When we were kids, we would pretend to be the Beatles. We’d play air guitar (before we had a name for it). I was always John. I could sing his parts, imitate his movements, even though I hardly ever saw him on television and certainly never saw him in person. We didn’t have posters, we didn’t see the Beatles everywhere we looked, the way kids do with pop singers nowadays. But somehow Lennon’s image, burned into my brain, was part of my life.

Okay, so he wasn’t always appropriate. The people who burned his albums and protested some ill-advised statements were proof of that. Even I had trouble with his “bed in.” Protesting the Viet Nam war by going to bed? Huh? But I have to admit, he got a lot of publicity for the anti-war movement. Here was a man who said what he believed, did what he wanted, followed his heart, damn the consequences. I respected that.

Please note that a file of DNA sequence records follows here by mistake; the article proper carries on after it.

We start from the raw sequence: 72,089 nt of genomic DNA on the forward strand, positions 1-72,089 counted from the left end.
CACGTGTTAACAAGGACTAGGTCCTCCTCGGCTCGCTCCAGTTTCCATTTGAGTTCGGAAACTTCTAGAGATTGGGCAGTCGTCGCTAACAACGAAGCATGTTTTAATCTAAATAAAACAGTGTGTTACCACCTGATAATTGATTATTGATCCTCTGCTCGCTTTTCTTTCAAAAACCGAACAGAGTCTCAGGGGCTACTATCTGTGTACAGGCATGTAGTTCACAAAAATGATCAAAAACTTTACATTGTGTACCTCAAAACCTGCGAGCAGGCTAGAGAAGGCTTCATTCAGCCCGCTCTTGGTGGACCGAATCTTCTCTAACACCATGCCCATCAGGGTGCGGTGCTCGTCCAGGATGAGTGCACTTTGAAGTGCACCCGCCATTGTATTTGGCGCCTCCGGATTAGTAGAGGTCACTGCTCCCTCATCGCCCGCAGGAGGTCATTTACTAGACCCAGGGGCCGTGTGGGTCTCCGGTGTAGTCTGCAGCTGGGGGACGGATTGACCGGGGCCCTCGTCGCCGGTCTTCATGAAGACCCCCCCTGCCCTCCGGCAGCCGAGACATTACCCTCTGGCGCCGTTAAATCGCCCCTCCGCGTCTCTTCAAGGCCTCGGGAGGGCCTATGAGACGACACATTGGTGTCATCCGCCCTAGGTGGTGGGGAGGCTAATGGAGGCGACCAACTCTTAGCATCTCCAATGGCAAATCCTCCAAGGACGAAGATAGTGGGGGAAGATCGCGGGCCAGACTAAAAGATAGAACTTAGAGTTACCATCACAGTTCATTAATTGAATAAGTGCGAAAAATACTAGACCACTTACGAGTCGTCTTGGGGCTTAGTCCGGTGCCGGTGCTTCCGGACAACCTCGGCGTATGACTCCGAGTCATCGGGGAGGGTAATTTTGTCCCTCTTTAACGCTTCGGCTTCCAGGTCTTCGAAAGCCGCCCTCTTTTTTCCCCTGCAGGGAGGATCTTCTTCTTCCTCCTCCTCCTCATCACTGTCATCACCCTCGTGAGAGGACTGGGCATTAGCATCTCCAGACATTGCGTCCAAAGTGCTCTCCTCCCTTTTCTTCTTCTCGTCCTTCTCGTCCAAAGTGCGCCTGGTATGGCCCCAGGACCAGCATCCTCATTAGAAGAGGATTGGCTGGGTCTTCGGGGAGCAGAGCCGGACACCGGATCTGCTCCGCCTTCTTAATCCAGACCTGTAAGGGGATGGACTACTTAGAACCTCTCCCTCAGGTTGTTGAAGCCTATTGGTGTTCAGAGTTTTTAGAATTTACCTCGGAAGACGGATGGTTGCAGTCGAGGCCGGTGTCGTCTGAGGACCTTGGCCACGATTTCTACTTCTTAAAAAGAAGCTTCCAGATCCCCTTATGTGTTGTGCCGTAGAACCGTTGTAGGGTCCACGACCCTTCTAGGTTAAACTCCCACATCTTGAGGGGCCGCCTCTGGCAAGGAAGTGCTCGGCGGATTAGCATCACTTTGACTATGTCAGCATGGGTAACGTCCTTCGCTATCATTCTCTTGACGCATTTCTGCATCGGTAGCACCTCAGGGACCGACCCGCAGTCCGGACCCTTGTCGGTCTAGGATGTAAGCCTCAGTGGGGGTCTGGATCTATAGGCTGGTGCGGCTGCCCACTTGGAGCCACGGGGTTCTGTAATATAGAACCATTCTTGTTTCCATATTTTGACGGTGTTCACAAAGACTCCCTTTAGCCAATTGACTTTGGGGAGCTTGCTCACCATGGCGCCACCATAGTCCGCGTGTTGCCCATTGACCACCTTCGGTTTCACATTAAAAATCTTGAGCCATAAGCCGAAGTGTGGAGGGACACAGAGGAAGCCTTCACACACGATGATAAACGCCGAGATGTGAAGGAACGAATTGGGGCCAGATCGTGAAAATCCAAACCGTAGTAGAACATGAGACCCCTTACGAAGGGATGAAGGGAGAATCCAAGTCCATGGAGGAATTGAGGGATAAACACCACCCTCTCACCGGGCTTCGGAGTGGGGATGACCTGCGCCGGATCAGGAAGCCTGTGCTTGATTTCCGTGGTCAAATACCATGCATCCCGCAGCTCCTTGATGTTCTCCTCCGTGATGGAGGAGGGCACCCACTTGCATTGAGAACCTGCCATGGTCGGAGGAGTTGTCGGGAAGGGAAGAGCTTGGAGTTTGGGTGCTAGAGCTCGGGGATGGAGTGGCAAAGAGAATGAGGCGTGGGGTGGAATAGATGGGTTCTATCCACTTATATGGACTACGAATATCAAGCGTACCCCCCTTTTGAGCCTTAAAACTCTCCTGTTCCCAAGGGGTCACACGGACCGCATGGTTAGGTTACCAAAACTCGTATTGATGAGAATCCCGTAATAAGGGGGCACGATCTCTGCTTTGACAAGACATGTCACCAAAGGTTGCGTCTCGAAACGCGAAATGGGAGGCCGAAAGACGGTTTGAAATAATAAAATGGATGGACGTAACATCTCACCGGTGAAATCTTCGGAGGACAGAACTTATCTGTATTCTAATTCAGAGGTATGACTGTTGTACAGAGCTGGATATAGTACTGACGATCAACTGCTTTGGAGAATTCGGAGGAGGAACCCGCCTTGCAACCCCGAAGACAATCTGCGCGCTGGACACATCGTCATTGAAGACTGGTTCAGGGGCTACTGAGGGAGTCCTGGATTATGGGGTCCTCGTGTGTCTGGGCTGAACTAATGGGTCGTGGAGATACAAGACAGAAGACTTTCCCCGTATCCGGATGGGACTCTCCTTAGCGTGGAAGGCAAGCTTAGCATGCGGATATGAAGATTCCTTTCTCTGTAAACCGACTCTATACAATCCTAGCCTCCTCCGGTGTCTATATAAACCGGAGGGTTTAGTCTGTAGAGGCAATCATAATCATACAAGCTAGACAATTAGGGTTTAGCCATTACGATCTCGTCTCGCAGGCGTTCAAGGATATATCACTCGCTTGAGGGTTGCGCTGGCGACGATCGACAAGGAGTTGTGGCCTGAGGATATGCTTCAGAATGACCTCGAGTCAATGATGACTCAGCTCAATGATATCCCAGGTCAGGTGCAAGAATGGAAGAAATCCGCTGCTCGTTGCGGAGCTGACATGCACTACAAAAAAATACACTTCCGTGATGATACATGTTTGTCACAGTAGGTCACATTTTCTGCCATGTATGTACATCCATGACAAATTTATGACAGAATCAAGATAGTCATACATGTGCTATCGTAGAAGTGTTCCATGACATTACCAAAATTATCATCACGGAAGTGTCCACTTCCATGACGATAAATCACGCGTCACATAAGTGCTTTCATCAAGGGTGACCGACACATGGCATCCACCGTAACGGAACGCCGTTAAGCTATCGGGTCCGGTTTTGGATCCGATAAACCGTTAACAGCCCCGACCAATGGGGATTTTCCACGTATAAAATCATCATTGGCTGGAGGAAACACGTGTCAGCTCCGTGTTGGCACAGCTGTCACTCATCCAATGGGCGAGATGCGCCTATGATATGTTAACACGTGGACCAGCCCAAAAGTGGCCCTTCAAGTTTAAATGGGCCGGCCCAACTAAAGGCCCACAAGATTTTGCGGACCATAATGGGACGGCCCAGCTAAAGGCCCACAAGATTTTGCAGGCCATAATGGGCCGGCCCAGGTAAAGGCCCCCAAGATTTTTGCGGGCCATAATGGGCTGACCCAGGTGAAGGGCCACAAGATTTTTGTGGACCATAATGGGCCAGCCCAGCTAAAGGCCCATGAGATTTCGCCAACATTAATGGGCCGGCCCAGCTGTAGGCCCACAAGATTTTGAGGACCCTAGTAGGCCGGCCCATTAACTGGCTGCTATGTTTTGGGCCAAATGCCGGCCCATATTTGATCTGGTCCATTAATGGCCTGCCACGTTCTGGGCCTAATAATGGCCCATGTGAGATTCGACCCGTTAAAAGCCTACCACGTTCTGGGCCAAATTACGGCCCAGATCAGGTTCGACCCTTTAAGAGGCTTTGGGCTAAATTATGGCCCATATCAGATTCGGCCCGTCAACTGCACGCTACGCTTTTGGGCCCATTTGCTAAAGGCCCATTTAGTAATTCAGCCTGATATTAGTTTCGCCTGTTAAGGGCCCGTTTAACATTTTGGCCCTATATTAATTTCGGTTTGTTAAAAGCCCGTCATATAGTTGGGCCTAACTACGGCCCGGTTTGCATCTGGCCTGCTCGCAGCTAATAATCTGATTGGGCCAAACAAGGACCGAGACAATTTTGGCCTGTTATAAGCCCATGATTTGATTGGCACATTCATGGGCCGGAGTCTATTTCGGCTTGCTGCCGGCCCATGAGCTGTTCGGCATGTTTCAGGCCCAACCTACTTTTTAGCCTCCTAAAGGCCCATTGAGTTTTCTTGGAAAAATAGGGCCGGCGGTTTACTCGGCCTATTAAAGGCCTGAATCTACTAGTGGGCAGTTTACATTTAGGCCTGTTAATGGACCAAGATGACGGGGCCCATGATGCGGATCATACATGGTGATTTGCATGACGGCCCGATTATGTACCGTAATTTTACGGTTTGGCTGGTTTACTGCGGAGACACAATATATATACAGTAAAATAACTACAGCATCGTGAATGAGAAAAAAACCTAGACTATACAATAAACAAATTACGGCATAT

Though Lennon stirred political activism for many years, in his final years he basically became a house-husband, taking care of his young son, Sean. Again, I related to him, since I too had become a parent.

Somehow I just thought he’d be around forever. I thought I’d one day be an old lady listening to that British accent—John Lennon making some outrageous statement about old age that pissed half the people off but made me half laugh hysterically.